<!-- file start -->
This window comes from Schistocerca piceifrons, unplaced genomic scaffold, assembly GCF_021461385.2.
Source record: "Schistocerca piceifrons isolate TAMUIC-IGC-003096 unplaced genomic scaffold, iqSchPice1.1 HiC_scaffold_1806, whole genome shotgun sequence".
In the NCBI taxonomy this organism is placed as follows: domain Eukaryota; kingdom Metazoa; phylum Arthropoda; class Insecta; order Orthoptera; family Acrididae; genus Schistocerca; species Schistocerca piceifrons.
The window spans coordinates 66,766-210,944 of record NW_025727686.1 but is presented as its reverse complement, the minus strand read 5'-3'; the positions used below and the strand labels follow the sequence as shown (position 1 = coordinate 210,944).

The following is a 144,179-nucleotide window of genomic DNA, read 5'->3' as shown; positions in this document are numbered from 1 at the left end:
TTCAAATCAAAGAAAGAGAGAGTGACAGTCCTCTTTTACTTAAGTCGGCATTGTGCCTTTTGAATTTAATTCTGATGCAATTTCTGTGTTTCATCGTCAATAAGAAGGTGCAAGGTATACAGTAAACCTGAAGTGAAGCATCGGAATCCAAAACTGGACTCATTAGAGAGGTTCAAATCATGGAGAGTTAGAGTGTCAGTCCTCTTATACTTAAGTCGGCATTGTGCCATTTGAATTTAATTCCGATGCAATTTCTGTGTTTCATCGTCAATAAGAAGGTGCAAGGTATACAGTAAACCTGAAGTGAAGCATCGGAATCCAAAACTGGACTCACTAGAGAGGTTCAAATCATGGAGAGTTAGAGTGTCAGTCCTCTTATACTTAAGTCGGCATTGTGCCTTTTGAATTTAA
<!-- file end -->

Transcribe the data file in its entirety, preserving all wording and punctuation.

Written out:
This window comes from Schistocerca piceifrons, unplaced genomic scaffold, assembly GCF_021461385.2.
Source record: "Schistocerca piceifrons isolate TAMUIC-IGC-003096 unplaced genomic scaffold, iqSchPice1.1 HiC_scaffold_1806, whole genome shotgun sequence".
In the NCBI taxonomy this organism is placed as follows: domain Eukaryota; kingdom Metazoa; phylum Arthropoda; class Insecta; order Orthoptera; family Acrididae; genus Schistocerca; species Schistocerca piceifrons.
The window spans coordinates 66,766-210,944 of record NW_025727686.1 but is presented as its reverse complement, the minus strand read 5'-3'; the positions used below and the strand labels follow the sequence as shown (position 1 = coordinate 210,944).

The following is a 144,179-nucleotide window of genomic DNA, read 5'->3' as shown; positions in this document are numbered from 1 at the left end:
TTCAAATCAAAGAAAGAGAGAGTGACAGTCCTCTTTTACTTAAGTCGGCATTGTGCCTTTTGAATTTAATTCTGATGCAATTTCTGTGTTTCATCGTCAATAAGAAGGTGCAAGGTATACAGTAAACCTGAAGTGAAGCATCGGAATCCAAAACTGGACTCATTAGAGAGGTTCAAATCATGGAGAGTTAGAGTGTCAGTCCTCTTATACTTAAGTCGGCATTGTGCCATTTGAATTTAATTCCGATGCAATTTCTGTGTTTCATCGTCAATAAGAAGGTGCAAGGTATACAGTAAACCTGAAGTGAAGCATCGGAATCCAAAACTGGACTCACTAGAGAGGTTCAAATCATGGAGAGTTAGAGTGTCAGTCCTCTTATACTTAAGTCGGCATTGTGCCTTTTGAATTTAA